Book Review: I've Got Your Number by Sophie Kinsella


All of Sophie Kinsella’s books revolve around the same type of protagonist – a British female in her 20-30’s who is fairly quirky with a very active imagination (which is often put to use concocting elaborate stories to defend herself against some mishap she’s gotten herself into, to which she doesn’t want to own up). Though they also have an immature and an almost uneducated way of speaking, they’re college graduates – and generally (either through merit or luck) have a pretty decent or otherwise cool job.

Basically, if you like one of her books, you’re going to like them all. I’m not going to critique the similarities between all of Kinsella’s protagonists because, obviously, people keep reading her books regardless of that fact – and that’s ultimately the point, isn’t it? I happen to be one of those people as I have thoroughly enjoyed reading every one of her books – some of them more than once. I’ve Got Your Number is no different. Poppy, the protagonist of this book, is out having dinner at a hotel with her friends where she loses both her engagement ring and her cell phone (as if just one of those wouldn’t be bad enough!). She doesn’t want her fiance to know that she lost the ring, so she gives her cell phone number – instead of her house number (do people even have “house phones” anymore?) – to the hotel staff. Of course, soon after this, her cell phone is stolen.

Fortunately, at that moment, she finds a cell phone in the trash (“finders keepers”) – and decides to use it for a replacement, giving the number out to the hotel staff and all of her friends. As it turns out, the cell phone belonged to the assistant of a busy public relations exec, but he allows her to keep the phone temporarily – as long as she promises to forward all of his e-mails and messages to him. Of course, as she is also unable to mind her own business (another common trait of Kinsella’s protagonists), she finds herself reading all of his correspondences and reaching her own conclusions about his personality.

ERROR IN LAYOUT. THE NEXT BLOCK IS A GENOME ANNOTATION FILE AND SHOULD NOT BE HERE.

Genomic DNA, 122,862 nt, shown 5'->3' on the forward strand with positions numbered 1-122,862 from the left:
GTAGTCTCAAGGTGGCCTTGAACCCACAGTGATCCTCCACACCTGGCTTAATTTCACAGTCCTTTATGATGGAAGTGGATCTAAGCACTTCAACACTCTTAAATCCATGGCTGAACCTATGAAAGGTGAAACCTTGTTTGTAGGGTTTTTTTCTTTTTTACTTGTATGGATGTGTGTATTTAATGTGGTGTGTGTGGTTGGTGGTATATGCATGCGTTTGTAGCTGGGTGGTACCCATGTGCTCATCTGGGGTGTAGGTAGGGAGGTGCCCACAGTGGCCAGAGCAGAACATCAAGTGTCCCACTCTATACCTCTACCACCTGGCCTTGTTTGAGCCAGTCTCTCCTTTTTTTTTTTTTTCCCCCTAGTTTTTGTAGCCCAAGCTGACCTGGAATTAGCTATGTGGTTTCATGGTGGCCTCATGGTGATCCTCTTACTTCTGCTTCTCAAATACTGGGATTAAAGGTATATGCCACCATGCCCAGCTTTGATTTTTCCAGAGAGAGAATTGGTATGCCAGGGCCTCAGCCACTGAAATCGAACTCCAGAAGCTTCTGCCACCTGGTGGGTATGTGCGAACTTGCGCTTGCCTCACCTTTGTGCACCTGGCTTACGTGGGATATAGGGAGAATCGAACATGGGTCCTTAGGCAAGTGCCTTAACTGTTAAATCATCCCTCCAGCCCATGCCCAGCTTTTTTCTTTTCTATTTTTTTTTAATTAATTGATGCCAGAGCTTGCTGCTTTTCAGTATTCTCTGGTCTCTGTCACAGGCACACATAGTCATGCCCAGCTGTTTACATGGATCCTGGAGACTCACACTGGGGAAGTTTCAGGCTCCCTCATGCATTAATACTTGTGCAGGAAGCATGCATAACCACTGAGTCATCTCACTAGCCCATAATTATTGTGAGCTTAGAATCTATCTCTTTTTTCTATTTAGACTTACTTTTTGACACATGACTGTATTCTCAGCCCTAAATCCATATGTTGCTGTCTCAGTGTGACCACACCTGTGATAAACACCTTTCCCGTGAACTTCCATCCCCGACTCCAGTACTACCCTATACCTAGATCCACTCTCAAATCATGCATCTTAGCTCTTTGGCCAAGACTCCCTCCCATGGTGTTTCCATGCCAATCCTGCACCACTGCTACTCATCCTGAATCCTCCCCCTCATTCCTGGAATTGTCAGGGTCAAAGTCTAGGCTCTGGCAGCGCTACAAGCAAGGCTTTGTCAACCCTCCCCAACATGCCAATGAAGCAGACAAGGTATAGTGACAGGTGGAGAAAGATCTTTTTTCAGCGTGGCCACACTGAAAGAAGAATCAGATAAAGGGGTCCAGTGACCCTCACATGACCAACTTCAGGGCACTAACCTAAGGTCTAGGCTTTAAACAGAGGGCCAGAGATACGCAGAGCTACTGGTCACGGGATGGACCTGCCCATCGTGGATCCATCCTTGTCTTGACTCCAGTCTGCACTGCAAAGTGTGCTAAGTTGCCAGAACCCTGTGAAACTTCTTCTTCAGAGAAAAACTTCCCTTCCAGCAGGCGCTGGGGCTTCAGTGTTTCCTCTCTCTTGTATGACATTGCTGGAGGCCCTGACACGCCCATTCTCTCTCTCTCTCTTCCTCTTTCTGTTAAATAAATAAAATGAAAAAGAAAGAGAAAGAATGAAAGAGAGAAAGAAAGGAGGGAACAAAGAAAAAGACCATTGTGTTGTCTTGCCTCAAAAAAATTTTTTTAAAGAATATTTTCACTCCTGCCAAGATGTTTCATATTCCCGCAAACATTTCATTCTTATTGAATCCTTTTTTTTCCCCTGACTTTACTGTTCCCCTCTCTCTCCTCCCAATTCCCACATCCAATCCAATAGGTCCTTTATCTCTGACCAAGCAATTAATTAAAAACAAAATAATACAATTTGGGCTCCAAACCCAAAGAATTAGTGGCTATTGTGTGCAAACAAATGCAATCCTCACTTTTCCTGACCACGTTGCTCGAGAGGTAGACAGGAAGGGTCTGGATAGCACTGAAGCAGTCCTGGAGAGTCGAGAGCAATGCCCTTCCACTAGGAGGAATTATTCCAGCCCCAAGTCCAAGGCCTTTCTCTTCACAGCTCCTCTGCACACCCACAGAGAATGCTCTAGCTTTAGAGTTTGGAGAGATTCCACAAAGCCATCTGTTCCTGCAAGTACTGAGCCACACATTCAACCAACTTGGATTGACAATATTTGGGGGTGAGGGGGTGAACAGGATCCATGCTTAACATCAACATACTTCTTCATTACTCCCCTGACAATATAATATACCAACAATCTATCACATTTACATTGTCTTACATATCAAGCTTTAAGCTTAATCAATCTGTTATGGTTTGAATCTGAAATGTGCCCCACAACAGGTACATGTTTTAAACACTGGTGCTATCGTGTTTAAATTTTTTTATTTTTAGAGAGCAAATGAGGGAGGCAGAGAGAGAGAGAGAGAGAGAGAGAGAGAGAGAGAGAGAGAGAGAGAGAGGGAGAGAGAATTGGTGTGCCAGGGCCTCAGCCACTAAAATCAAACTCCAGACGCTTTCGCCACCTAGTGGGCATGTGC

Obviously, this book is more about the story between Sam (the PR exec) and Poppy than it is about Poppy and her fiance. Through this strange predicament they’ve found themselves in, it gives them a unique and stress-free way of getting to know one another without even intending to do so. The two spend the majority of the book conversing through text messages – sometimes silly and sometimes serious.

One new aspect to this book (as opposed to Kinsella’s other books) was Kinsella’s use of “footnotes” – which Poppy found fascinating thanks to her fiance’s family’s (scholarly types) frequent references to footnotes. Under the assumption that it will make her seem intelligent, she decides to use them throughout the book. As I was reading I’ve Got Your Number in e-book format, the footnotes were easy enough to flip through (all you have to do is tap the number and it takes you right to the corresponding footnote at the end of the chapter) and, although some most of the footnotes were pointless, they were clearly a comic relief (not that this book really needed it – the entire book is essentially comic relief to the dramatized life Poppy lives).

That same attitude towards her future in-laws is also a point of dissension, given that the story is supposedly being told from Poppy’s point of view. She [Poppy] makes a point of telling the reader that she doesn’t really know anything about the topics her fiance and his family discuss and, when they ask her questions, she bemoans that she needs a dictionary to know what they’re talking about. Yet, interspersed throughout the book, Poppy uses words like “tetchily,” “rictus,” “riposte,” and “anodyne”. Clearly, Poppy does have some mastery of uncommon vocabulary – which contradicts her statement.

Like most of her books, I’ve Got Your Number is a light-hearted, quick read that keeps you entertained. Though it isn’t intended to be a thought-provoking book that “makes a statement”, the fact that the majority of the conversations Poppy has are through e-mail and texting via that cell phone is a testament to the times – hitting the mark for the way many friendships and relationships are facilitated these days. I’ve Got Your Number is a novel for this generation.

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